Rare coins frequently fetch prices higher than their face value. A coin's value typically depends on a few things, such as its grade and condition.
The oldest-dated Jefferson nickels, which were first produced in 1938, typically have the highest value.
On the obverse of Jefferson nickels are the date and mintmark in addition to the portrait of the third US president.
His Virginia home, Monticello, is depicted on the back.
The San Francisco, Denver, and Philadelphia mints are where Jefferson nickels are produced.
Look for the letter marks "D," "P," and "S" on the coin to identify the minting location.
While there are some scarce Jefferson nickels in circulation, the most valuable coins are those that have a Mint State (MS) or higher grade.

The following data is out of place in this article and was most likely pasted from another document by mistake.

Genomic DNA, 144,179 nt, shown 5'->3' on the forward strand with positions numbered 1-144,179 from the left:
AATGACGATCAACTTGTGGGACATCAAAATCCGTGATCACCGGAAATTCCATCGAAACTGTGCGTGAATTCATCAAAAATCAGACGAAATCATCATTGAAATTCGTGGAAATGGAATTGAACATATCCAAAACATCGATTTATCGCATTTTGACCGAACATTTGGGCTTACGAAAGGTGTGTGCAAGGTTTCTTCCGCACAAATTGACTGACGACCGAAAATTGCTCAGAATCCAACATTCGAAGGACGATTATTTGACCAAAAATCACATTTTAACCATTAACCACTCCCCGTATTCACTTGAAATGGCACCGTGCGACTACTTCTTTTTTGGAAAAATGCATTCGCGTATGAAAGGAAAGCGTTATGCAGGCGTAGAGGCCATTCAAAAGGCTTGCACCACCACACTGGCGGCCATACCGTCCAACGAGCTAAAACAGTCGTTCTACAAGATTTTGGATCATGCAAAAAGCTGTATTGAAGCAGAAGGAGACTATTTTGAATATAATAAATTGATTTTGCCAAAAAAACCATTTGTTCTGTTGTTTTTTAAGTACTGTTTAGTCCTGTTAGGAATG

Remember that MS-graded coins are uncirculated, which means they have not yet been distributed to the general public.
For instance, a 1961 Philadelphia Jefferson Nickel graded MS 65 recently sold on eBay for more than $1,600.
However, not every Jefferson nickel will fetch thousands of dollars.
A 1949 S Jefferson Nickel that was purported to be in uncirculated condition by an eBay seller actually sold for less than $20.
Although it won't make you wealthy, this is still worth far more than its face value.
The presence of a mint mark on your nickel is one thing to look out for.
Particularly S-Jefferson nickels can be quite scarce.
Watch out for the rare silver alloy nickels from 1942 to 1945 as well.